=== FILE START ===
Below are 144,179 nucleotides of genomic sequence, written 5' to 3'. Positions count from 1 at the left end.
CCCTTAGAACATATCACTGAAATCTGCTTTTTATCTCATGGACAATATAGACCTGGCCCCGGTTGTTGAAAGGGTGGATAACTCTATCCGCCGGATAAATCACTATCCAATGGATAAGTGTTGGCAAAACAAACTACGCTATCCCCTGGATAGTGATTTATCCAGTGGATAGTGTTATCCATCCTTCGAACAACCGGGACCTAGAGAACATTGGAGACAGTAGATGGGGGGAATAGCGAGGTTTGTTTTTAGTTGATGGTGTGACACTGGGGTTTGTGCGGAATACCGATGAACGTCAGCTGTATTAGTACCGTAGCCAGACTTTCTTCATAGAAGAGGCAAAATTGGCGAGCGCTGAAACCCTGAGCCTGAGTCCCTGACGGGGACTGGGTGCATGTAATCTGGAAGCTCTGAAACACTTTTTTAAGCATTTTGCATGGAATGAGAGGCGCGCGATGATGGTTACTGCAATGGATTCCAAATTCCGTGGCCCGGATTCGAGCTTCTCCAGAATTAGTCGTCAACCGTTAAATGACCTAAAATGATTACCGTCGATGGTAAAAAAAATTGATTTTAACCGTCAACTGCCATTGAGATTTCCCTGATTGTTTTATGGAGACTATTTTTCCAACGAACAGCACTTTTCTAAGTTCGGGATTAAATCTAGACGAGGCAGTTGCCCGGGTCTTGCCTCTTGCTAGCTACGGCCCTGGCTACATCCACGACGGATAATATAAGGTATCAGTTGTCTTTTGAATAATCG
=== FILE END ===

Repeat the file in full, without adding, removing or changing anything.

Below are 144,179 nucleotides of genomic sequence, written 5' to 3'. Positions count from 1 at the left end.
CCCTTAGAACATATCACTGAAATCTGCTTTTTATCTCATGGACAATATAGACCTGGCCCCGGTTGTTGAAAGGGTGGATAACTCTATCCGCCGGATAAATCACTATCCAATGGATAAGTGTTGGCAAAACAAACTACGCTATCCCCTGGATAGTGATTTATCCAGTGGATAGTGTTATCCATCCTTCGAACAACCGGGACCTAGAGAACATTGGAGACAGTAGATGGGGGGAATAGCGAGGTTTGTTTTTAGTTGATGGTGTGACACTGGGGTTTGTGCGGAATACCGATGAACGTCAGCTGTATTAGTACCGTAGCCAGACTTTCTTCATAGAAGAGGCAAAATTGGCGAGCGCTGAAACCCTGAGCCTGAGTCCCTGACGGGGACTGGGTGCATGTAATCTGGAAGCTCTGAAACACTTTTTTAAGCATTTTGCATGGAATGAGAGGCGCGCGATGATGGTTACTGCAATGGATTCCAAATTCCGTGGCCCGGATTCGAGCTTCTCCAGAATTAGTCGTCAACCGTTAAATGACCTAAAATGATTACCGTCGATGGTAAAAAAAATTGATTTTAACCGTCAACTGCCATTGAGATTTCCCTGATTGTTTTATGGAGACTATTTTTCCAACGAACAGCACTTTTCTAAGTTCGGGATTAAATCTAGACGAGGCAGTTGCCCGGGTCTTGCCTCTTGCTAGCTACGGCCCTGGCTACATCCACGACGGATAATATAAGGTATCAGTTGTCTTTTGAATAATCG